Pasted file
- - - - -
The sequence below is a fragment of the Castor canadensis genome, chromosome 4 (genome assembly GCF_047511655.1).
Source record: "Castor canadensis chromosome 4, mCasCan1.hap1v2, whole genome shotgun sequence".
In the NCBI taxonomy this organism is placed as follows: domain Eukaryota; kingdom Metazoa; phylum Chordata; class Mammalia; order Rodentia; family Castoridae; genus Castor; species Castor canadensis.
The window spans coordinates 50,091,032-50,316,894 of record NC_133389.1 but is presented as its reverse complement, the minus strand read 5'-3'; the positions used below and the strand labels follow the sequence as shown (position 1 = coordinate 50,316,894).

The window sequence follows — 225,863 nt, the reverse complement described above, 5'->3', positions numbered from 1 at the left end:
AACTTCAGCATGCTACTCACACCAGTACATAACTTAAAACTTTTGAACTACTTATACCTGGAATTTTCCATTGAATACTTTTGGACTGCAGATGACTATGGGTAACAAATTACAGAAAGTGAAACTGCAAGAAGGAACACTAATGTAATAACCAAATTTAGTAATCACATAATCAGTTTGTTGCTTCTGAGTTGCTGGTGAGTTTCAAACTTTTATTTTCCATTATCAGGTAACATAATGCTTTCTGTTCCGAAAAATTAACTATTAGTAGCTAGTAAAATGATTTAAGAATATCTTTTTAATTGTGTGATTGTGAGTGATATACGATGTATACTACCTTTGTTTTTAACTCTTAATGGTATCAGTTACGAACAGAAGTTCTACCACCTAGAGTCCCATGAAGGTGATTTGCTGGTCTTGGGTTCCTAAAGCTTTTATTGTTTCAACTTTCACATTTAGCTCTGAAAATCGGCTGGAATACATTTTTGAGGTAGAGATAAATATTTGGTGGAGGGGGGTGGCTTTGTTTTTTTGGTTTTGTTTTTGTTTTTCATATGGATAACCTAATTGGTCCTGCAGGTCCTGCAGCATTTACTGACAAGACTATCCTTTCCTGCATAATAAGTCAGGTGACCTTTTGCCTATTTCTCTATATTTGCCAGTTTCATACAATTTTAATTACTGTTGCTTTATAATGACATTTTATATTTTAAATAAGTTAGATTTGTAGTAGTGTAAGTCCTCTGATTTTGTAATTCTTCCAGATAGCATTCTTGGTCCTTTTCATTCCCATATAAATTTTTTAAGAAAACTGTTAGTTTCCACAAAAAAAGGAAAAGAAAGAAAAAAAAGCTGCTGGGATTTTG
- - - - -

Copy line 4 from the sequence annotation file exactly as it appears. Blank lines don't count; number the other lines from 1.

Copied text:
The window spans coordinates 50,091,032-50,316,894 of record NC_133389.1 but is presented as its reverse complement, the minus strand read 5'-3'; the positions used below and the strand labels follow the sequence as shown (position 1 = coordinate 50,316,894).